"The first thing I noticed was that I resented following a set path. where was the creativity in that? Why couldn't there be more than one way to go? The second thing I noticed was how much I wanted to step over the stones when they did not take me directly to the center. Who had time for all those switchbacks, with the destination so clearly in sight? The third thing I noticed was that reaching the center was no big deal. The view from there was essentially the same as the view from the start. My only prize was the heightened awareness of my own tiresome predictability.Back at the place where she had begun, she realized, Surely the Lord is in this place -- and I did not know it!
"I thought about calling it a day and going over to pat the horses, but since I predictably follow the rules even while grousing about them, I turned around to find my way out of the labyrinth again. Since I had already been to the center, I was not focused on getting there anymore. Instead, I breathed in as much of the pine smell as I could, sucking in the smell of sun and warm stones along with it. When I breathed out again, I noticed how soft the pine needles were beneath my feet. I saw the small mementos left by those who had preceded me on the path: a cement frog, a rusted horseshoe, a stone freckled with shiny mica. I noticed how much more I notice when I am not preoccupied with getting somewhere" (pp. 57-58).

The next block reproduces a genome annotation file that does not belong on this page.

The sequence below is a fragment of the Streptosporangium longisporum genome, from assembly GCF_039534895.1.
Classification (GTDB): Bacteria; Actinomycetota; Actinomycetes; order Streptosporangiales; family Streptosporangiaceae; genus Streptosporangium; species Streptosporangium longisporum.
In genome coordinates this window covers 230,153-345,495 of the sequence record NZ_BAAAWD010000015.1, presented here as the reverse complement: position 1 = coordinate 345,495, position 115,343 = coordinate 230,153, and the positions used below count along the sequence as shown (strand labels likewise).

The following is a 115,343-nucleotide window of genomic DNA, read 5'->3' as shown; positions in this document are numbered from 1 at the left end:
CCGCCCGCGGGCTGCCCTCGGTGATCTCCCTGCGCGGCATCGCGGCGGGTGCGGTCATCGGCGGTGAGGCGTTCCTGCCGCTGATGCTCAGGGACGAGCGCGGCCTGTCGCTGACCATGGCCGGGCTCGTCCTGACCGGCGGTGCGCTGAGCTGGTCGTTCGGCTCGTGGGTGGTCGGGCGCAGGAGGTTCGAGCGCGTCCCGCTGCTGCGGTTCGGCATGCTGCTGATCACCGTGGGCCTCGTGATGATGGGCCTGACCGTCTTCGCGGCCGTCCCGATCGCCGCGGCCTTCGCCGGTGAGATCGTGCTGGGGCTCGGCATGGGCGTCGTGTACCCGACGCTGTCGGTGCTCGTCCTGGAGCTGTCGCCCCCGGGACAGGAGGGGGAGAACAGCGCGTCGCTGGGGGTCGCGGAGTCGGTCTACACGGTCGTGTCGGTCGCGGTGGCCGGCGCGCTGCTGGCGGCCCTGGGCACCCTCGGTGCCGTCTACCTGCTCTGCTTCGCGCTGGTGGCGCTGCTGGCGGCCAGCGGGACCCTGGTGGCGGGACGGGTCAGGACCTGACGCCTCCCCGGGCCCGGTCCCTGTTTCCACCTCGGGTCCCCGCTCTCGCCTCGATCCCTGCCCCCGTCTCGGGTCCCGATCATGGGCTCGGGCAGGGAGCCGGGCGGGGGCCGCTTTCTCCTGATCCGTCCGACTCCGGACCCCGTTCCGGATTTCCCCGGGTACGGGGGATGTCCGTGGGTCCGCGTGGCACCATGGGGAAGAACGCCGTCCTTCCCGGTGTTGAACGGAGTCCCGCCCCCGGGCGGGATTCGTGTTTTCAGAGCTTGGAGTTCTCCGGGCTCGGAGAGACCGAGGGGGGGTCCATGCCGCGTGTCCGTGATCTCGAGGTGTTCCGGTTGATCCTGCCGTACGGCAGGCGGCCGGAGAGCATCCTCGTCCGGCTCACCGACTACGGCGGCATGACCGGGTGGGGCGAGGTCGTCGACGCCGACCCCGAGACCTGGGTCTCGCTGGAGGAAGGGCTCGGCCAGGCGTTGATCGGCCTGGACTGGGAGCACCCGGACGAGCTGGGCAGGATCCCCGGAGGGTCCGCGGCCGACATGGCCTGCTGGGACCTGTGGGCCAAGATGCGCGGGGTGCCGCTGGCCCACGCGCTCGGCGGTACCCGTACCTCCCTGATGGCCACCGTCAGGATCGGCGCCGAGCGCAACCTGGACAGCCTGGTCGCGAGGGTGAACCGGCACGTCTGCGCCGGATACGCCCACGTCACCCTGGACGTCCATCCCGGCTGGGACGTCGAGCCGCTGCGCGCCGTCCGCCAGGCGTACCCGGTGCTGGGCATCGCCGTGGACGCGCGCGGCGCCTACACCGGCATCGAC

The beauty of physical practices like this one is that you do not have to know what you are doing in order to begin. You just begin, and the doing teaches you what you need to know. (p. 58)The small labyrinth in these photos is at the Episcopal church near my house, so I set out to do what she suggested. It occurred to me later that I should have walked it barefoot, instead of in my sandals, since another of the author's exercises in awareness is to feel grass on bare feet or (in this case) the roughness of sun-warmed bricks.
An Altar in the World: A Geography of Faith is for people who want to deepen their spiritual life through a heightened awareness of the physical self in this world. Like Jesus, she tells stories so that I was able to see and feel her experiences. Her reverence for a saltmarsh mosquito brought tears to my eyes (click the link to read my short report).
"In a world where faith is often construed as a way of thinking, bodily practices remind the willing that faith is a way of life" (page xvi).Rated: 8 of 10, a very good book.
NOTE: On Barbara Brown Taylor's home page there's a link to a radio show called Tapestry with Mary Hynes, who interviews Taylor about this book.